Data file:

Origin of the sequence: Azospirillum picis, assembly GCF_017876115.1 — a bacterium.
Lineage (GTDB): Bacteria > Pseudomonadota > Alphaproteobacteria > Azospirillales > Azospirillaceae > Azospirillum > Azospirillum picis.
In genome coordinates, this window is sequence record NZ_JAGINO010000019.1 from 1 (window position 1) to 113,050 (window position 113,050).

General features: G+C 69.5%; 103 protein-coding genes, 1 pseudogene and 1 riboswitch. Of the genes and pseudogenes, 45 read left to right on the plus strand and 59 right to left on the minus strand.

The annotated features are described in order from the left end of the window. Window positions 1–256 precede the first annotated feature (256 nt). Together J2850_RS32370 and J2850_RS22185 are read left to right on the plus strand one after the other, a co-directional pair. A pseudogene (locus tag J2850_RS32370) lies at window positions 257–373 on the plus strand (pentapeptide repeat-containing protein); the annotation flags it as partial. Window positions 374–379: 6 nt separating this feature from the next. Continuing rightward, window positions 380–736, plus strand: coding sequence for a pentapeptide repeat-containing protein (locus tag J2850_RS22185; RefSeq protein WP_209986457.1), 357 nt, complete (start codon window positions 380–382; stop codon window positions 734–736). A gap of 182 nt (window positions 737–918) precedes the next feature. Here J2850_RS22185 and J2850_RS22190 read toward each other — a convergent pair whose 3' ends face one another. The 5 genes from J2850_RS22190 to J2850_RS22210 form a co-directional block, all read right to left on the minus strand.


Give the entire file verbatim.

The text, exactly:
Origin of the sequence: Azospirillum picis, assembly GCF_017876115.1 — a bacterium.
Lineage (GTDB): Bacteria > Pseudomonadota > Alphaproteobacteria > Azospirillales > Azospirillaceae > Azospirillum > Azospirillum picis.
In genome coordinates, this window is sequence record NZ_JAGINO010000019.1 from 1 (window position 1) to 113,050 (window position 113,050).

General features: G+C 69.5%; 103 protein-coding genes, 1 pseudogene and 1 riboswitch. Of the genes and pseudogenes, 45 read left to right on the plus strand and 59 right to left on the minus strand.

The annotated features are described in order from the left end of the window. Window positions 1–256 precede the first annotated feature (256 nt). Together J2850_RS32370 and J2850_RS22185 are read left to right on the plus strand one after the other, a co-directional pair. A pseudogene (locus tag J2850_RS32370) lies at window positions 257–373 on the plus strand (pentapeptide repeat-containing protein); the annotation flags it as partial. Window positions 374–379: 6 nt separating this feature from the next. Continuing rightward, window positions 380–736, plus strand: coding sequence for a pentapeptide repeat-containing protein (locus tag J2850_RS22185; RefSeq protein WP_209986457.1), 357 nt, complete (start codon window positions 380–382; stop codon window positions 734–736). A gap of 182 nt (window positions 737–918) precedes the next feature. Here J2850_RS22185 and J2850_RS22190 read toward each other — a convergent pair whose 3' ends face one another. The 5 genes from J2850_RS22190 to J2850_RS22210 form a co-directional block, all read right to left on the minus strand.